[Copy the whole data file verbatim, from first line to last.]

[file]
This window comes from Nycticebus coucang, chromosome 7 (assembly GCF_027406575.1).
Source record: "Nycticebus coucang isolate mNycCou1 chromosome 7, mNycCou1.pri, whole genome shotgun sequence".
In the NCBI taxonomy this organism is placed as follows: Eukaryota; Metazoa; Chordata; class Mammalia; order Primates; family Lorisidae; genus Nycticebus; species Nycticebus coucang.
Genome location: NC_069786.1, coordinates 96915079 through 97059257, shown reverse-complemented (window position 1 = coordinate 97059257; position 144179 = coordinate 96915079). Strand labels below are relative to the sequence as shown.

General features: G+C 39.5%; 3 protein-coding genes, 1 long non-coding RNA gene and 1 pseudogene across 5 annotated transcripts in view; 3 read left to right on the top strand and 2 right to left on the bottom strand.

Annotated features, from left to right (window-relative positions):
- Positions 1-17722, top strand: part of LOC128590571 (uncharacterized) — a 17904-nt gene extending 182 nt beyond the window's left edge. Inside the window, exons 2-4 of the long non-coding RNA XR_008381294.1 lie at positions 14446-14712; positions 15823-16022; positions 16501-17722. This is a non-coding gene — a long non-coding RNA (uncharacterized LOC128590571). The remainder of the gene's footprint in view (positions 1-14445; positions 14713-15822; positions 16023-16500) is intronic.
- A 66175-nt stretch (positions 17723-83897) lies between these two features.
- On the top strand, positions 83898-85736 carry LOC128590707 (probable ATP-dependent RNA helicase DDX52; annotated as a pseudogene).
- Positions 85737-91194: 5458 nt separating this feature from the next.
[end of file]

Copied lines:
This window comes from Nycticebus coucang, chromosome 7 (assembly GCF_027406575.1).
Source record: "Nycticebus coucang isolate mNycCou1 chromosome 7, mNycCou1.pri, whole genome shotgun sequence".
In the NCBI taxonomy this organism is placed as follows: Eukaryota; Metazoa; Chordata; class Mammalia; order Primates; family Lorisidae; genus Nycticebus; species Nycticebus coucang.
Genome location: NC_069786.1, coordinates 96915079 through 97059257, shown reverse-complemented (window position 1 = coordinate 97059257; position 144179 = coordinate 96915079). Strand labels below are relative to the sequence as shown.

General features: G+C 39.5%; 3 protein-coding genes, 1 long non-coding RNA gene and 1 pseudogene across 5 annotated transcripts in view; 3 read left to right on the top strand and 2 right to left on the bottom strand.

Annotated features, from left to right (window-relative positions):
- Positions 1-17722, top strand: part of LOC128590571 (uncharacterized) — a 17904-nt gene extending 182 nt beyond the window's left edge. Inside the window, exons 2-4 of the long non-coding RNA XR_008381294.1 lie at positions 14446-14712; positions 15823-16022; positions 16501-17722. This is a non-coding gene — a long non-coding RNA (uncharacterized LOC128590571). The remainder of the gene's footprint in view (positions 1-14445; positions 14713-15822; positions 16023-16500) is intronic.
- A 66175-nt stretch (positions 17723-83897) lies between these two features.
- On the top strand, positions 83898-85736 carry LOC128590707 (probable ATP-dependent RNA helicase DDX52; annotated as a pseudogene).
- Positions 85737-91194: 5458 nt separating this feature from the next.